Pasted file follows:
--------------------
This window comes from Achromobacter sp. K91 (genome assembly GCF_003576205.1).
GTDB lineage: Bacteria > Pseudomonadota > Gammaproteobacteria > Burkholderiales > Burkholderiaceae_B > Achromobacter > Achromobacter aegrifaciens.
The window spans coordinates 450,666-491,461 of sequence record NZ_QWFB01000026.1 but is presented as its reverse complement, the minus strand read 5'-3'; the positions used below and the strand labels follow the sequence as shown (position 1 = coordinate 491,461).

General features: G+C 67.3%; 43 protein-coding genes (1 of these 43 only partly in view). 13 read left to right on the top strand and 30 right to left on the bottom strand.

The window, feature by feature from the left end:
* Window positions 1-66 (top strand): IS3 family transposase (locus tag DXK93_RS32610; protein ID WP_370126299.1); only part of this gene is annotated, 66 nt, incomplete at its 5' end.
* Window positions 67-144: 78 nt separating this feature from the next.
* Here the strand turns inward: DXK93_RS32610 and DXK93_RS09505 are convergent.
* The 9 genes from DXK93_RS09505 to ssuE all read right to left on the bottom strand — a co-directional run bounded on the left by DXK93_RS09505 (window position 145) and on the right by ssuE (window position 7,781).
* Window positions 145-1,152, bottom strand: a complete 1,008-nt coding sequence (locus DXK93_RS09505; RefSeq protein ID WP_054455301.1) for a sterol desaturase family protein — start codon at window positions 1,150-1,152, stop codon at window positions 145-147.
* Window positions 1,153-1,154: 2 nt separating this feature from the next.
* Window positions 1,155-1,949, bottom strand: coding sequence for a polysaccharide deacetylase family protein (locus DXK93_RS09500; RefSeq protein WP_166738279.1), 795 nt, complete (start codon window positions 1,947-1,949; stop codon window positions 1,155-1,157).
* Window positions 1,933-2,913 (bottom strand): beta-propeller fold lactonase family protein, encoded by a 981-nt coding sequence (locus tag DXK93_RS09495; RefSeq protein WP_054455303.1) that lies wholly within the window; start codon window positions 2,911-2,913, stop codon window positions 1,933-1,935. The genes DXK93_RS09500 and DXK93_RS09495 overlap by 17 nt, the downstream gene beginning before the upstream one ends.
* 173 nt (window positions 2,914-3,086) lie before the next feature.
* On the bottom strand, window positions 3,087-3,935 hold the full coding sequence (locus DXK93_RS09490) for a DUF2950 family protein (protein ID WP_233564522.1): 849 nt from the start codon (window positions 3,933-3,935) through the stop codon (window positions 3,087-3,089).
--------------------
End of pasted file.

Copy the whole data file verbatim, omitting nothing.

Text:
This window comes from Achromobacter sp. K91 (genome assembly GCF_003576205.1).
GTDB lineage: Bacteria > Pseudomonadota > Gammaproteobacteria > Burkholderiales > Burkholderiaceae_B > Achromobacter > Achromobacter aegrifaciens.
The window spans coordinates 450,666-491,461 of sequence record NZ_QWFB01000026.1 but is presented as its reverse complement, the minus strand read 5'-3'; the positions used below and the strand labels follow the sequence as shown (position 1 = coordinate 491,461).

General features: G+C 67.3%; 43 protein-coding genes (1 of these 43 only partly in view). 13 read left to right on the top strand and 30 right to left on the bottom strand.

The window, feature by feature from the left end:
* Window positions 1-66 (top strand): IS3 family transposase (locus tag DXK93_RS32610; protein ID WP_370126299.1); only part of this gene is annotated, 66 nt, incomplete at its 5' end.
* Window positions 67-144: 78 nt separating this feature from the next.
* Here the strand turns inward: DXK93_RS32610 and DXK93_RS09505 are convergent.
* The 9 genes from DXK93_RS09505 to ssuE all read right to left on the bottom strand — a co-directional run bounded on the left by DXK93_RS09505 (window position 145) and on the right by ssuE (window position 7,781).
* Window positions 145-1,152, bottom strand: a complete 1,008-nt coding sequence (locus DXK93_RS09505; RefSeq protein ID WP_054455301.1) for a sterol desaturase family protein — start codon at window positions 1,150-1,152, stop codon at window positions 145-147.
* Window positions 1,153-1,154: 2 nt separating this feature from the next.
* Window positions 1,155-1,949, bottom strand: coding sequence for a polysaccharide deacetylase family protein (locus DXK93_RS09500; RefSeq protein WP_166738279.1), 795 nt, complete (start codon window positions 1,947-1,949; stop codon window positions 1,155-1,157).
* Window positions 1,933-2,913 (bottom strand): beta-propeller fold lactonase family protein, encoded by a 981-nt coding sequence (locus tag DXK93_RS09495; RefSeq protein WP_054455303.1) that lies wholly within the window; start codon window positions 2,911-2,913, stop codon window positions 1,933-1,935. The genes DXK93_RS09500 and DXK93_RS09495 overlap by 17 nt, the downstream gene beginning before the upstream one ends.
* 173 nt (window positions 2,914-3,086) lie before the next feature.
* On the bottom strand, window positions 3,087-3,935 hold the full coding sequence (locus DXK93_RS09490) for a DUF2950 family protein (protein ID WP_233564522.1): 849 nt from the start codon (window positions 3,933-3,935) through the stop codon (window positions 3,087-3,089).